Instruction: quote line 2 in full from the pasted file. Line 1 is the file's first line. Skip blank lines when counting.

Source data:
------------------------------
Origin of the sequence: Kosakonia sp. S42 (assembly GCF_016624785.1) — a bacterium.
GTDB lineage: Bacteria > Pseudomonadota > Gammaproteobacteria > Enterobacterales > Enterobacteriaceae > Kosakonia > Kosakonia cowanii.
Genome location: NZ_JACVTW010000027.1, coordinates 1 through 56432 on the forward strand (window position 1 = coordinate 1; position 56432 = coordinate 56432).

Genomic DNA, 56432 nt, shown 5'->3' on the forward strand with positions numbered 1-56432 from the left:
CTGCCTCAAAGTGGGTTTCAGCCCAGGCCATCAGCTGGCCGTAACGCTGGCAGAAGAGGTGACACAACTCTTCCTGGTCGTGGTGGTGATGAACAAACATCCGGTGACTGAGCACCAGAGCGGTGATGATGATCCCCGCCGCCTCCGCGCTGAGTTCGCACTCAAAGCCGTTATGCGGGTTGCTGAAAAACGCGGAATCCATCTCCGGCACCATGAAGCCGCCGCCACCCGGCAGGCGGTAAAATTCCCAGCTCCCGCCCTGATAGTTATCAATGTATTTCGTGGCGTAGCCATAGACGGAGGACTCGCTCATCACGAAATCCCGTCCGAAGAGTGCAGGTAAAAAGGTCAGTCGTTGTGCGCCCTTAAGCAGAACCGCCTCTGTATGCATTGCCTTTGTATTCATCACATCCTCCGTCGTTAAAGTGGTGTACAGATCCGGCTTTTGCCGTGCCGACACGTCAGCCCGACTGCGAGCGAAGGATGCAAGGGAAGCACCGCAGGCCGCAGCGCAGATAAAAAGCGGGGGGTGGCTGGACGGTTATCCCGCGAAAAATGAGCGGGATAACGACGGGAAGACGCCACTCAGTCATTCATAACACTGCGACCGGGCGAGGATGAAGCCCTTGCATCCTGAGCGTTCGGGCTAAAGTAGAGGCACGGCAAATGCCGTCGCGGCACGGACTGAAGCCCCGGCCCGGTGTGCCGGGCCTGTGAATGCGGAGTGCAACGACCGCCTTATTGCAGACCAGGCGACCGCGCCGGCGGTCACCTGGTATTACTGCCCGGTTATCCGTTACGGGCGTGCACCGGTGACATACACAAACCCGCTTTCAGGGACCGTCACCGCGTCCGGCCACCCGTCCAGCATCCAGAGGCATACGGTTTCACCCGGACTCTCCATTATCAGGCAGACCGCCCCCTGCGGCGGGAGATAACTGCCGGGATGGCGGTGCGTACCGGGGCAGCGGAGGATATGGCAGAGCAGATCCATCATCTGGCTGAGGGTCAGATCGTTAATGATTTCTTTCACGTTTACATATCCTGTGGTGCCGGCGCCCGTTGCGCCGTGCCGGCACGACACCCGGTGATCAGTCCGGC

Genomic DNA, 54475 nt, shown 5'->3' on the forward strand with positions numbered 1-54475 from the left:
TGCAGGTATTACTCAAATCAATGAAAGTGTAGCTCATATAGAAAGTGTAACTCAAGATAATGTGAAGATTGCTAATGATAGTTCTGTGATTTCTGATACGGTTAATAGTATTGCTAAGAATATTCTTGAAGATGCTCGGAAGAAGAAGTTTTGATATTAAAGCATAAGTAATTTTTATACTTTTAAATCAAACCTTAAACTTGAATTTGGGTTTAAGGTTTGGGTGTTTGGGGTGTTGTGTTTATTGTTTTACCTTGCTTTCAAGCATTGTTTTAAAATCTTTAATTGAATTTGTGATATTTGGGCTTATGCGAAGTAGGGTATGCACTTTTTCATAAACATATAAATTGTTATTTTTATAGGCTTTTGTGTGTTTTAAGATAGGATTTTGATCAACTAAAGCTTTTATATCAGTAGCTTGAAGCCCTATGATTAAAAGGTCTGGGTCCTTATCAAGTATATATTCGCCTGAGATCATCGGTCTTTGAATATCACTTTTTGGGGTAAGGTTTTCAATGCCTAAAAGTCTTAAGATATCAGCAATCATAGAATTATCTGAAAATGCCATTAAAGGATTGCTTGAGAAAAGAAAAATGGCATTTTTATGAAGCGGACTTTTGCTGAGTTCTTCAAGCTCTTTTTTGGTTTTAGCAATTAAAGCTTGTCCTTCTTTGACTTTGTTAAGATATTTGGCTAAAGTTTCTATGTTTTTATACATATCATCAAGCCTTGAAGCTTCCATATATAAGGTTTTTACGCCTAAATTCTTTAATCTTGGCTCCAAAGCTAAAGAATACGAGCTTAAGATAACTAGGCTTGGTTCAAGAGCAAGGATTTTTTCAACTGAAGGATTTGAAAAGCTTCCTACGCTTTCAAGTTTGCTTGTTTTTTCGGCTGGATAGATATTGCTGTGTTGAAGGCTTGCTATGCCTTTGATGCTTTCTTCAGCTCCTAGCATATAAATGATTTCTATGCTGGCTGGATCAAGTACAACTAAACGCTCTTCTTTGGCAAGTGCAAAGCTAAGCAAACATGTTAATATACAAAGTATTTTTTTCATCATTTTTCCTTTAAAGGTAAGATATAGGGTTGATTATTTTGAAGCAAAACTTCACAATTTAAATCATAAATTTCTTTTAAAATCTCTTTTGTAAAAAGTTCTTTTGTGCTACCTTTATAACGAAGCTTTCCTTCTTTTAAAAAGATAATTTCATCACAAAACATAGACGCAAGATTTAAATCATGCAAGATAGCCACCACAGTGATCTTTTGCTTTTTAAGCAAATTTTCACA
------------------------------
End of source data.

GTDB lineage: Bacteria > Pseudomonadota > Gammaproteobacteria > Enterobacterales > Enterobacteriaceae > Kosakonia > Kosakonia cowanii.